Sydnor, Valerie J.; Bart Larsen; Danielle S. Bassett; Aaron Alexander-Bloch; Damien A. Fair; Conor Liston; Allyson P. Mackey; Michael P. Milham; Adam Pines; David R. Roalf; Jakob Seidlitz; Ting Xu; Armin Raznahan and Theodore D. Satterthwaite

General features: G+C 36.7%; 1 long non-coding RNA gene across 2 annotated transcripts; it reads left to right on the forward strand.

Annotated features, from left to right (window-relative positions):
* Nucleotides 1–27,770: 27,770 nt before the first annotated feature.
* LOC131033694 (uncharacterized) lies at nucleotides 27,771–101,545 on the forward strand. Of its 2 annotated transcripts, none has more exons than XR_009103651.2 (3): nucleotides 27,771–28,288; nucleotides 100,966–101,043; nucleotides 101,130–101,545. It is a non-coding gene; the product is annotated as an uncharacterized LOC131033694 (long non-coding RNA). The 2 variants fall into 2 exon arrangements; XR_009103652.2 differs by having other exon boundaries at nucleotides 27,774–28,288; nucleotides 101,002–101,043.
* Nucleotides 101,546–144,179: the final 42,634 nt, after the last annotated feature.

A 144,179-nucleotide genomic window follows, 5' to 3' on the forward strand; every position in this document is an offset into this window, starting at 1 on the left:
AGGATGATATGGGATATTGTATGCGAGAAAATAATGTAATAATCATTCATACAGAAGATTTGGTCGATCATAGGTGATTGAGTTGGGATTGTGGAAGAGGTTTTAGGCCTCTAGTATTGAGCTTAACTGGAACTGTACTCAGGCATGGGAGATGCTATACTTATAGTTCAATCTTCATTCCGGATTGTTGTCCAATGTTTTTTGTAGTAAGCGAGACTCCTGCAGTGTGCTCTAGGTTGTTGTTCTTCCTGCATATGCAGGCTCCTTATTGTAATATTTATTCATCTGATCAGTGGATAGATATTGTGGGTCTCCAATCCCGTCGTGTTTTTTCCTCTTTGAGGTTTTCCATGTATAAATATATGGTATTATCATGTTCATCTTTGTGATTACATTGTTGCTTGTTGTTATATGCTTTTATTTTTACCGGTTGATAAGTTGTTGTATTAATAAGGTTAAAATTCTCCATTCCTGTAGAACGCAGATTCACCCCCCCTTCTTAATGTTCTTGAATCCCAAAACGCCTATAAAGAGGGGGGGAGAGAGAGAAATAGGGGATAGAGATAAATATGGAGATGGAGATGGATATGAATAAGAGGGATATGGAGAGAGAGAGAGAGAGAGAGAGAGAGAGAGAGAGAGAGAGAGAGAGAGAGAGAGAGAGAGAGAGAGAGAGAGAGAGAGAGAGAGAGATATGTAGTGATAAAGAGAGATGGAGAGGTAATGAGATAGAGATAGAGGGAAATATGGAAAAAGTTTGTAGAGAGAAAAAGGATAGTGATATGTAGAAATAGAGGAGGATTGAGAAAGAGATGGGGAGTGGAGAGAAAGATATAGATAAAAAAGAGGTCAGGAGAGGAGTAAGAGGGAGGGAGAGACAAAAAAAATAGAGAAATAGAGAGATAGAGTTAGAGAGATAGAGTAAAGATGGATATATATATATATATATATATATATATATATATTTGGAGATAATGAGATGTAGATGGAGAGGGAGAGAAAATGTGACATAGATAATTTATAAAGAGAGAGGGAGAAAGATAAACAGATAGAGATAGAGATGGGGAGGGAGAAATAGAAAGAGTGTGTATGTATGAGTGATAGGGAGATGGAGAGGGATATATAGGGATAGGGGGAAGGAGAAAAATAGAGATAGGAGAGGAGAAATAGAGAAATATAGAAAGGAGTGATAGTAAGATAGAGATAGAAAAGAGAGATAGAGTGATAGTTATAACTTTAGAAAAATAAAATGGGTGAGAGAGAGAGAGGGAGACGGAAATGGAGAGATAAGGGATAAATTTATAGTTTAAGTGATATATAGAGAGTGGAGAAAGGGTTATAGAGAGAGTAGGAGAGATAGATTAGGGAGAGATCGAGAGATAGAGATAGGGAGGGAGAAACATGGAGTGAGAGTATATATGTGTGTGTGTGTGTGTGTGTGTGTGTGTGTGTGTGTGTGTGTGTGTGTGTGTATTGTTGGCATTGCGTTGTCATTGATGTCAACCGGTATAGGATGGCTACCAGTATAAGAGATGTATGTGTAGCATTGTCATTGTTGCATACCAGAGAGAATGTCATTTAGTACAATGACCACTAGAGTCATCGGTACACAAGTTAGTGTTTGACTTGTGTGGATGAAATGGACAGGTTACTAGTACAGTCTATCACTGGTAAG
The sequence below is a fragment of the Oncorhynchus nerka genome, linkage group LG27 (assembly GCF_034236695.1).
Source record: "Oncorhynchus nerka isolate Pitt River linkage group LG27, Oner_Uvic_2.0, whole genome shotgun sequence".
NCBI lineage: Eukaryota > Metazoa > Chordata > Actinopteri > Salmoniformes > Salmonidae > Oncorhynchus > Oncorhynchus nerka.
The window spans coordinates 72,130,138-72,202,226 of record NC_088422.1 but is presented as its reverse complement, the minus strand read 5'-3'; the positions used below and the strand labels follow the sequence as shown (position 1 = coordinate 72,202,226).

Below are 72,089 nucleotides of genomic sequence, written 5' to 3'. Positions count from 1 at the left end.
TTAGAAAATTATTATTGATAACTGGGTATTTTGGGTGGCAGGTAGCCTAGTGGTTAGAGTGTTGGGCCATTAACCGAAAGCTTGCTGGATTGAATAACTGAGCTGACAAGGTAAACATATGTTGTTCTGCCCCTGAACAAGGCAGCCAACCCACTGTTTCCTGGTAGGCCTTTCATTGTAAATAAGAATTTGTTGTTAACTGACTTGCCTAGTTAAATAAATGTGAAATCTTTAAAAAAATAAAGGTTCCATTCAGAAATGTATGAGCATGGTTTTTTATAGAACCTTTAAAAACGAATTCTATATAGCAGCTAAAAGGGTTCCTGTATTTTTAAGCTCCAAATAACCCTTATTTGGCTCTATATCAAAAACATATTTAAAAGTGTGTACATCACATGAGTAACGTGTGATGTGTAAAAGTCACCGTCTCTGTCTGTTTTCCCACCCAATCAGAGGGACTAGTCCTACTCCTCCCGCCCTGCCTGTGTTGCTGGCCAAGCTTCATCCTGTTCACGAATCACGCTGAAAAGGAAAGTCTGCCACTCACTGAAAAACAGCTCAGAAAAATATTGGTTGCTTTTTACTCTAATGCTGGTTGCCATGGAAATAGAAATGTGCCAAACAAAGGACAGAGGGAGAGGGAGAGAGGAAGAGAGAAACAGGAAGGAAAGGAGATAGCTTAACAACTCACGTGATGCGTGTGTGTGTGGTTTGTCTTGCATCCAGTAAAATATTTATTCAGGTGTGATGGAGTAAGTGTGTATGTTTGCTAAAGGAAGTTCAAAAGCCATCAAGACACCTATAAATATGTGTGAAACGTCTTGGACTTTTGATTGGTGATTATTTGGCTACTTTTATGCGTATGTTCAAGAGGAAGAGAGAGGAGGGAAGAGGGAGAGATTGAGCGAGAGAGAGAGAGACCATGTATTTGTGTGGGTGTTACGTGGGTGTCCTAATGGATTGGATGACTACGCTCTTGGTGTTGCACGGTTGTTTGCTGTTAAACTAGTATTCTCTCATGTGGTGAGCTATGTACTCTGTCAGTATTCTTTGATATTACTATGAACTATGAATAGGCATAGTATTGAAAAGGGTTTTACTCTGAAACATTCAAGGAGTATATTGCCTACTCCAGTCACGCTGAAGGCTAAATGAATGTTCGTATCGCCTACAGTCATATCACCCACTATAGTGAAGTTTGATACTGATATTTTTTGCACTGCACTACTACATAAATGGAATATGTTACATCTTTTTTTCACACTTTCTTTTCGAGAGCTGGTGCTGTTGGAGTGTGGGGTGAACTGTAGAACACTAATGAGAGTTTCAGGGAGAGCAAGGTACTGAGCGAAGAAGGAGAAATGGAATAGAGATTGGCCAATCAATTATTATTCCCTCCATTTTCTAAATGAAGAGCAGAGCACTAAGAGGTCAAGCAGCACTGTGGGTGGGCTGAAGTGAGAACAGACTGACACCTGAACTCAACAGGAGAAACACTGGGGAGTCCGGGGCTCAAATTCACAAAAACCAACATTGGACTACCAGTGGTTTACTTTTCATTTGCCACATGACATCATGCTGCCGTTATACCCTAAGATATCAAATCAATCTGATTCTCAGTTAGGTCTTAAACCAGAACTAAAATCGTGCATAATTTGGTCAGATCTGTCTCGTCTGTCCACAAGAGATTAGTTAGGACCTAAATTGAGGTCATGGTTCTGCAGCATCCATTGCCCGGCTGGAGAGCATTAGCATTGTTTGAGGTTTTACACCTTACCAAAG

The human brain undergoes a prolonged period of cortical development that spans multiple decades. During childhood and adolescence, cortical development progresses from lower-order, primary and unimodal cortices with sensory and motor functions to higher-order, transmodal association cortices subserving ex-ecutive, socioemotional, and mentalizing functions. The spatiotemporal patterning of cortical maturation thus proceeds in a hierarchical manner, conforming to an evolutionarily rooted, sensorimotor-to-association axis of cortical organization. This developmental program has been characterized by data derived from multi -modal human neuroimaging and is linked to the hierarchical unfolding of plasticity-related neurobiological events. Critically, this developmental program serves to enhance feature variation between lower-order and higher-order regions, thus endowing the brain's association cortices with unique functional properties. However, accumulating evidence suggests that protracted plasticity within late-maturing association cortices, which represents a defining feature of the human developmental program, also confers risk for diverse developmental psychopathologies.